I braced myself against increasing gusts as a line of five swans, wings spreading to seven feet, flew from the south. Wing tip to wing tip, they advanced into the wind, the leader slightly ahead, his mate and children on either side. Although the wind pushed them sideways, they continued to advance, strong wings beating in perfect unison, necks stretched to the north. They passed soundlessly over my head, so close I could see the streaking of damp feathers along their necks and bodies, the shadings in their wings.

The wind carried them eastward, but they persisted. North was where they knew they’d find drier fields and good grazing. Even if the wind blew them off course, it couldn’t prevent them from trying to reach their goal.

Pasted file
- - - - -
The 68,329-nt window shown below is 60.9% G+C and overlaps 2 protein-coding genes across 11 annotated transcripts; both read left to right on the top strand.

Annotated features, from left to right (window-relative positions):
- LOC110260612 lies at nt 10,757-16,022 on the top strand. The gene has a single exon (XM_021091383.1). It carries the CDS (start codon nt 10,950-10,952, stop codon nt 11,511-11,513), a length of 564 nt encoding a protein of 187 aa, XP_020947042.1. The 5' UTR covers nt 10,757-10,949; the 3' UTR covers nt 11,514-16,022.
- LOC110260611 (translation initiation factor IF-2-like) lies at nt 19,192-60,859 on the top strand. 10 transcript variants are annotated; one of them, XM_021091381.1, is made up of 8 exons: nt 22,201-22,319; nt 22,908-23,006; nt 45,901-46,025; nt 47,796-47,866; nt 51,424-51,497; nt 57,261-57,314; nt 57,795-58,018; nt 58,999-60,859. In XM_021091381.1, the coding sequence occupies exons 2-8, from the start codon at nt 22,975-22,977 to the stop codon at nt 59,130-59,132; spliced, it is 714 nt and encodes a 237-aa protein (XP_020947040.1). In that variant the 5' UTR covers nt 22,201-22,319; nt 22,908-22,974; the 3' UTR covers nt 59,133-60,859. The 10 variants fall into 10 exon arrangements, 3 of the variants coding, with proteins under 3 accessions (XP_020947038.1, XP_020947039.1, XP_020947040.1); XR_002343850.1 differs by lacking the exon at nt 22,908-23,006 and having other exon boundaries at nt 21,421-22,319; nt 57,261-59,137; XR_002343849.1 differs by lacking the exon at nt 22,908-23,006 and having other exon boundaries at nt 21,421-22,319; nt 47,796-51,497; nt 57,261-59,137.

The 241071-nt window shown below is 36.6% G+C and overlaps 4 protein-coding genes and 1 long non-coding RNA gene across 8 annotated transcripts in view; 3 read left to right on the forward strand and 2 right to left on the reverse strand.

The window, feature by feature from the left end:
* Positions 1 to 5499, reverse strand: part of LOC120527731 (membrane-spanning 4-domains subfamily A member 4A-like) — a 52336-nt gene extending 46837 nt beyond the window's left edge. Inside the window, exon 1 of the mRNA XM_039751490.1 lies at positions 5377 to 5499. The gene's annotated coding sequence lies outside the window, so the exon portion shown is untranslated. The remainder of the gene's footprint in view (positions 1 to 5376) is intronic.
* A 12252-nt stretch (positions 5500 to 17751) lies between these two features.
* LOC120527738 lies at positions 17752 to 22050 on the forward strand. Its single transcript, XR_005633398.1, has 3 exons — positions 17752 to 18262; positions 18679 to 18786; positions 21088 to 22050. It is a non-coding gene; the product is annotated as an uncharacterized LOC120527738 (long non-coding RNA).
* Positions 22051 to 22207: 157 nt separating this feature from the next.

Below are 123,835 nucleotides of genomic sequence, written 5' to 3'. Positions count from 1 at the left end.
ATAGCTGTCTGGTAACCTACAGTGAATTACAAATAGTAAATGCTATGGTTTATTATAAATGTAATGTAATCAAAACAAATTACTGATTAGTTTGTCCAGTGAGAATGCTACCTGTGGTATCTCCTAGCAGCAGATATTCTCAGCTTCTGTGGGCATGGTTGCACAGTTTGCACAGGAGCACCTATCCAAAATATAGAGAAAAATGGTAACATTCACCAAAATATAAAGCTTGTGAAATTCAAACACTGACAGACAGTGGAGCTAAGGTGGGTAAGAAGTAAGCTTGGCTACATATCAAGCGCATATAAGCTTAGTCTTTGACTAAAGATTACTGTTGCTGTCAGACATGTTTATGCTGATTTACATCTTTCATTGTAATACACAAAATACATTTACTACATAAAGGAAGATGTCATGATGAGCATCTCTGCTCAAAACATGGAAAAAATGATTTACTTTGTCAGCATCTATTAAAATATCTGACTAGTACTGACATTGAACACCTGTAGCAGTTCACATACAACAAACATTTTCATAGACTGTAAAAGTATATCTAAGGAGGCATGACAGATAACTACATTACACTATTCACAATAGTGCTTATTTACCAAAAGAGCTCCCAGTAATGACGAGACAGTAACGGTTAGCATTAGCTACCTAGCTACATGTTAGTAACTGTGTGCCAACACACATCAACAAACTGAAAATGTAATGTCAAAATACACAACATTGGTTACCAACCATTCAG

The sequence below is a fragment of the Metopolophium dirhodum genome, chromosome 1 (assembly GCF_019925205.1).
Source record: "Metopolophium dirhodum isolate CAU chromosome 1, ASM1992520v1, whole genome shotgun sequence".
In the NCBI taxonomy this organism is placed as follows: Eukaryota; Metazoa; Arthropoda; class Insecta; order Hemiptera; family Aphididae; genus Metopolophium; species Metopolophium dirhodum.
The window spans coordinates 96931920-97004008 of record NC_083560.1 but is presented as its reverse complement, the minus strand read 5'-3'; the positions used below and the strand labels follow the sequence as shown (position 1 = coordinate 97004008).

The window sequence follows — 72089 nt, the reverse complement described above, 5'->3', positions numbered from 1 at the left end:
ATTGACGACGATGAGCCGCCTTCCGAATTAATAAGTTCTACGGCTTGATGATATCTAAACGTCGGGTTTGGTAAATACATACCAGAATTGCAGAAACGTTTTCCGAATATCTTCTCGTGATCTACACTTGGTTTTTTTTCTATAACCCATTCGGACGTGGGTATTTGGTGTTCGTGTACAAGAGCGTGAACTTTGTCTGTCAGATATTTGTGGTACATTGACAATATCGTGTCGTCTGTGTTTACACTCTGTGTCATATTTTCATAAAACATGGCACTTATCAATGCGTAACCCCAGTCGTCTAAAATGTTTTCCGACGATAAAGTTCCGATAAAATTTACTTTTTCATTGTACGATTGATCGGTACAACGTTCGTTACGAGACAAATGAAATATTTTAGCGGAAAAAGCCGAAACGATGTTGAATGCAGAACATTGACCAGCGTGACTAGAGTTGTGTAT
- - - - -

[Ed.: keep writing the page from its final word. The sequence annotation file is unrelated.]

I thought about all the people who’d wakened that morning with tasks planned for the day, and who’d found that nature had other plans. I thought about how often the storms of life interfere with the goals I set for myself.

I want to be like the trumpeter swans. I want to just keep going, adapting with God’s help to changing circumstances. He can be trusted to bring my flight to a good conclusion.

Flood of 2009

The eyes of the United States are focused on our corner of Washington state today. After all, how often has all of western Washington been cut off completely from the rest of the country by weather-related phenomenon? Television shows us that all of the mountain passes are blocked by slides or other dangerous conditions. Railroads are shut down by flooding and slides. Interstate 5 is blocked by flooding…for the second year in a row. The only way to get to eastern Washington or to Oregon, this morning at least, is to go by plane.